Member Since: January 28, 2009

Country: United States



I started at SparkFun in September of 2007 as an assembly technician. My experience in electronics had consisted of only running sound equipment for my band and fixing the occasional broken guitar cord. After only a few days on the production floor, my skills with a soldering iron improved dramatically, and I was building beautiful little widgets. It wasn’t too long before I started wondering how all these circuit boards actually worked. Whenever I had the chance, I would walk across the hallway to the engineers and ask for 5 minutes of their time. I learned words like micro controller, source code, op amp and many more. I was hooked.

My first project was an analog headphone amp. It was something I could use as a performing musician. This has since kept me busy on week nights (and most weekends) as I’ve grown my own business around audio products for musicians.

While perfecting my headphone amp design, I got into other DIY projects too. Before long, I was in my front lawn with my laptop and a few servos. I was hacking my sprinkler system. With some active pressure control, I was able to make my sprinkler shoot a perfect square. My neighbors thought I was a crazy :)

Little did I know that taking this position at SparkFun would open my eyes to a new favorite creative outlet, DIY Electronics. I get super stoked about a lot of things, but from the moment I felt that initial spark of interest, I knew this was something very special. I was learning tools that would allow me to truly harness my inner inventor.

In the last few years I have focused my energy at SparkFun to designing more efficient testing equipment and providing feedback to the engineers on how we can better design for manufacturing and testing. I can hardly call it a job, because I love it so much :)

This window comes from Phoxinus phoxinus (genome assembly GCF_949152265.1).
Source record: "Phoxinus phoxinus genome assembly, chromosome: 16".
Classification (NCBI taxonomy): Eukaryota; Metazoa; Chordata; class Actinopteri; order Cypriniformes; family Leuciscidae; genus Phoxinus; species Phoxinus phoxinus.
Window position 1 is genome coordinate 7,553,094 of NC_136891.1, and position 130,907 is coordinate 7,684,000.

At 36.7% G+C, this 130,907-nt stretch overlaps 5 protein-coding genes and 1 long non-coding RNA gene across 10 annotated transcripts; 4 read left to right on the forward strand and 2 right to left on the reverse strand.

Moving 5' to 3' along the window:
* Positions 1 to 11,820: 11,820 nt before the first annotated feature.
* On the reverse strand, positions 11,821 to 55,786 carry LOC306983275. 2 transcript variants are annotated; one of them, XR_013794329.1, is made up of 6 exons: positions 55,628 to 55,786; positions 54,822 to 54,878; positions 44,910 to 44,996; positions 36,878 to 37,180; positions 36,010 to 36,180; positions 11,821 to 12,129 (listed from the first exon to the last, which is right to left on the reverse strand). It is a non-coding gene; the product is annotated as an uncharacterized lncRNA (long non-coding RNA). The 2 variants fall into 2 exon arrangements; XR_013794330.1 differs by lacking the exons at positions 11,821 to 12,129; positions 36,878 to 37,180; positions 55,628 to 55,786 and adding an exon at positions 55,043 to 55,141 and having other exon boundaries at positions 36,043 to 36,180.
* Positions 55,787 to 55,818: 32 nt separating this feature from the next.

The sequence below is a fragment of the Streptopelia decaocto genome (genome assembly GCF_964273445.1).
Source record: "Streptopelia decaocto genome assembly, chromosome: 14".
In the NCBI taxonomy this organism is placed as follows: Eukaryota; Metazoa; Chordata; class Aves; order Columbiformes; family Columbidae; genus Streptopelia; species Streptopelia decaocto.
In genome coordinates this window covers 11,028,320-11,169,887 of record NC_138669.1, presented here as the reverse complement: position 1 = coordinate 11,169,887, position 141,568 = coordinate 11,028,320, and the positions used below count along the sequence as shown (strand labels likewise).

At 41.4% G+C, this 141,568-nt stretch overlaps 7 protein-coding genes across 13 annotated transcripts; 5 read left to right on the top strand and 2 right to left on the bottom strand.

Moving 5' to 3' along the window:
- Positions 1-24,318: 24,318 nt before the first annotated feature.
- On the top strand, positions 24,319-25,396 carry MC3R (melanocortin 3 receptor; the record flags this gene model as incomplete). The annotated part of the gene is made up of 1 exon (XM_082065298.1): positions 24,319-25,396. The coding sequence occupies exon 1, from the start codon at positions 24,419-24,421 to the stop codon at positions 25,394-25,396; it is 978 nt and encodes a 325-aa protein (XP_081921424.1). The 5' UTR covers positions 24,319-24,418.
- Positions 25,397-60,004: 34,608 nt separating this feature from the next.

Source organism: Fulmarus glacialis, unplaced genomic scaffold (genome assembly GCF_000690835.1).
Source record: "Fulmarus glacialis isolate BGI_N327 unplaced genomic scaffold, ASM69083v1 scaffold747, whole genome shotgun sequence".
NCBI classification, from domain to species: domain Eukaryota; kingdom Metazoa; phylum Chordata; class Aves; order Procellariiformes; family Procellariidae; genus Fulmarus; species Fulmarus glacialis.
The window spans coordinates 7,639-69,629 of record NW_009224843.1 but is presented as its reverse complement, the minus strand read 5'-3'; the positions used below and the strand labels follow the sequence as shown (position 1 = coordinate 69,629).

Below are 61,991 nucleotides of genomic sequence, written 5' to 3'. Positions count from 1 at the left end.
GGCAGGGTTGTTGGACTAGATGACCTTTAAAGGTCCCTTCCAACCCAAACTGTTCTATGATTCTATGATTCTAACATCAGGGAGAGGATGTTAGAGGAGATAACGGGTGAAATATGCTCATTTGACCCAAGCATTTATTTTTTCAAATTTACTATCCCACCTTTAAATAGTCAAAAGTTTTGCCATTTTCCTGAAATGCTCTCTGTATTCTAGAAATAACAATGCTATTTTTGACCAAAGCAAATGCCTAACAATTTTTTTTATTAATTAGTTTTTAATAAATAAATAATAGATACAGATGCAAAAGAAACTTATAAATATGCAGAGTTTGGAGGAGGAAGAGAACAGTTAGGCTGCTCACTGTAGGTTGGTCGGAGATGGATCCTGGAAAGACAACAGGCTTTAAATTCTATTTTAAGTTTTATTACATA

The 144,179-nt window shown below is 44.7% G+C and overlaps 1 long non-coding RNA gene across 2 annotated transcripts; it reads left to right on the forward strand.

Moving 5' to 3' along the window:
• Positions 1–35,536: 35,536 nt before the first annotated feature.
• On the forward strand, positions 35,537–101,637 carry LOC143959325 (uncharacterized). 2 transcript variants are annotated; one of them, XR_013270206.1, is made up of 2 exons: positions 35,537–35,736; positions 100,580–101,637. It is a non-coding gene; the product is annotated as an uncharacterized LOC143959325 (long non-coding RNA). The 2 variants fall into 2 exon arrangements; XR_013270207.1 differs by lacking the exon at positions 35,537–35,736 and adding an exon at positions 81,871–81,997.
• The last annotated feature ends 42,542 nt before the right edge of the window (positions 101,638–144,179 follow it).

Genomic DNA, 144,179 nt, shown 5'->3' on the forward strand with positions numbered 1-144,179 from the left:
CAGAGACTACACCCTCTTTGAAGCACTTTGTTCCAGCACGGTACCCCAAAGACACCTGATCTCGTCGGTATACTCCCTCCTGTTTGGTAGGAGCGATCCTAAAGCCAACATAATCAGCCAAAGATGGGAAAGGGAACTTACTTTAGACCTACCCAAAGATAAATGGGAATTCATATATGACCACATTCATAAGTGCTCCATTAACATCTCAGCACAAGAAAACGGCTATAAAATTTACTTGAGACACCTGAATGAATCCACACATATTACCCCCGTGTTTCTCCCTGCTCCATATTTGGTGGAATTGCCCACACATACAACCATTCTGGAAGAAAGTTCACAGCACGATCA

QC Manager

Programming Languages

Arduino, Tera Term Scripts and Batch Files.


Rock On Audio


Incline High School (Lake Tahoe), Squaw Valley Academy, Cate High School, Golden West (Huntington Beach), Cal State Long Beach, CU Boulder, Sparkfun University




A nice fillet and clean layouts. DSP, particularly the Sigma Studio stuff from AD. Thermal updrafts and circling in them. Remote control Airplanes - Electric in the parking lot and Slope when the winds up.


http://www.rockonaudio.com, http://www.phillewisart.com (that’s my bro!)

A re-creation of our Simon Says Soldering Kit using trampolines, spot lights and a ton of new sounds!

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Join us for an epic journey into design for manufacturing, voltage spike suppression, stress testing, hex file analysis and more!

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While designing our new Simon Tilts Through Hole Soldering Kit, we ultimately found that the best solution for the tilt sensor involved creating a custom plastic part. Here is the story of this project - including a couple interviews with the people that helped us along the way.

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Dunk Tank Hack

In addition to the ongoing robot competition at AVC 2013, we included some carnival-type entertainment for the attendees. We rented a dunk tank, triggered it with a swiveling mallet, and challenged people to play "Trampoline Simon Says".

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Raspberry Pi Stand-Alone Programmer

March 8, 2018

This tutorial will show you how to use a headless Raspberry Pi to flash hex files onto AVR microcontrollers as a stand-alone programmer. It also tells the story about production programming challenges, how SparkFun came to this solution, and all the lessons learned along the way.

Binary Blaster Assembly Guide

March 13, 2014

Learn how to assemble and play the Binary Blaster Game from SparkFun Electronics.

Constant Innovation in Quality Control

December 11, 2013

In this article, we share our recent advancements in quality control. Along with making our tests more thorough, we have also made them more efficient and robust.